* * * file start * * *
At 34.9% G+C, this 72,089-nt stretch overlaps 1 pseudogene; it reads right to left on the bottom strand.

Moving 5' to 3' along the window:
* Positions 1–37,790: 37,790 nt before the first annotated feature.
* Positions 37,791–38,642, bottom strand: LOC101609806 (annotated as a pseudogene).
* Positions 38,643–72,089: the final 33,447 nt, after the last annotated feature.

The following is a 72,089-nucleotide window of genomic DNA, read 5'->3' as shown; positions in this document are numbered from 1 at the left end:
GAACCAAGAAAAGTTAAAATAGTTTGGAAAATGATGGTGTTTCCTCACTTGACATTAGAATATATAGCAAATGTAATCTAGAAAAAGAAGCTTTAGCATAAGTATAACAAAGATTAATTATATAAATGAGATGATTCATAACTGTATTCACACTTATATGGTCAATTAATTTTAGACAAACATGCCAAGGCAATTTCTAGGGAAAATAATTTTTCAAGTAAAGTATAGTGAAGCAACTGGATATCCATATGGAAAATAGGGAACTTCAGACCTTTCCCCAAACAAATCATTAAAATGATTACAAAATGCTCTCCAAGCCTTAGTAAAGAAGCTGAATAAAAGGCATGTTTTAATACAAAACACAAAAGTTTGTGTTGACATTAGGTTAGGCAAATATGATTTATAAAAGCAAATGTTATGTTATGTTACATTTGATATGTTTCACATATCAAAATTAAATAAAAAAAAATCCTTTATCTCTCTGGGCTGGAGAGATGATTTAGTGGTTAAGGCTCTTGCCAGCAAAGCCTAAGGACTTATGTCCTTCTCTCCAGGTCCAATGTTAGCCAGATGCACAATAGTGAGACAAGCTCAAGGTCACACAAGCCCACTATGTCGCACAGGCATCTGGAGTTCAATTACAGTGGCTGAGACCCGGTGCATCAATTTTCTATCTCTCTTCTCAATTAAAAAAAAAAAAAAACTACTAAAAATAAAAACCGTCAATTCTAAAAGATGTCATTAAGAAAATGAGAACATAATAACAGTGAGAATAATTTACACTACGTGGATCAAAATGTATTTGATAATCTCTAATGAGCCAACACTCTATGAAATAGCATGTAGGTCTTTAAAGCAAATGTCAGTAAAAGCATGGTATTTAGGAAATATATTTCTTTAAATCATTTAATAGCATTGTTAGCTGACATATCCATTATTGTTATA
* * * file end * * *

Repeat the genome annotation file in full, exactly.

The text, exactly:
At 34.9% G+C, this 72,089-nt stretch overlaps 1 pseudogene; it reads right to left on the bottom strand.

Moving 5' to 3' along the window:
* Positions 1–37,790: 37,790 nt before the first annotated feature.
* Positions 37,791–38,642, bottom strand: LOC101609806 (annotated as a pseudogene).
* Positions 38,643–72,089: the final 33,447 nt, after the last annotated feature.

The following is a 72,089-nucleotide window of genomic DNA, read 5'->3' as shown; positions in this document are numbered from 1 at the left end:
GAACCAAGAAAAGTTAAAATAGTTTGGAAAATGATGGTGTTTCCTCACTTGACATTAGAATATATAGCAAATGTAATCTAGAAAAAGAAGCTTTAGCATAAGTATAACAAAGATTAATTATATAAATGAGATGATTCATAACTGTATTCACACTTATATGGTCAATTAATTTTAGACAAACATGCCAAGGCAATTTCTAGGGAAAATAATTTTTCAAGTAAAGTATAGTGAAGCAACTGGATATCCATATGGAAAATAGGGAACTTCAGACCTTTCCCCAAACAAATCATTAAAATGATTACAAAATGCTCTCCAAGCCTTAGTAAAGAAGCTGAATAAAAGGCATGTTTTAATACAAAACACAAAAGTTTGTGTTGACATTAGGTTAGGCAAATATGATTTATAAAAGCAAATGTTATGTTATGTTACATTTGATATGTTTCACATATCAAAATTAAATAAAAAAAAATCCTTTATCTCTCTGGGCTGGAGAGATGATTTAGTGGTTAAGGCTCTTGCCAGCAAAGCCTAAGGACTTATGTCCTTCTCTCCAGGTCCAATGTTAGCCAGATGCACAATAGTGAGACAAGCTCAAGGTCACACAAGCCCACTATGTCGCACAGGCATCTGGAGTTCAATTACAGTGGCTGAGACCCGGTGCATCAATTTTCTATCTCTCTTCTCAATTAAAAAAAAAAAAAAACTACTAAAAATAAAAACCGTCAATTCTAAAAGATGTCATTAAGAAAATGAGAACATAATAACAGTGAGAATAATTTACACTACGTGGATCAAAATGTATTTGATAATCTCTAATGAGCCAACACTCTATGAAATAGCATGTAGGTCTTTAAAGCAAATGTCAGTAAAAGCATGGTATTTAGGAAATATATTTCTTTAAATCATTTAATAGCATTGTTAGCTGACATATCCATTATTGTTATA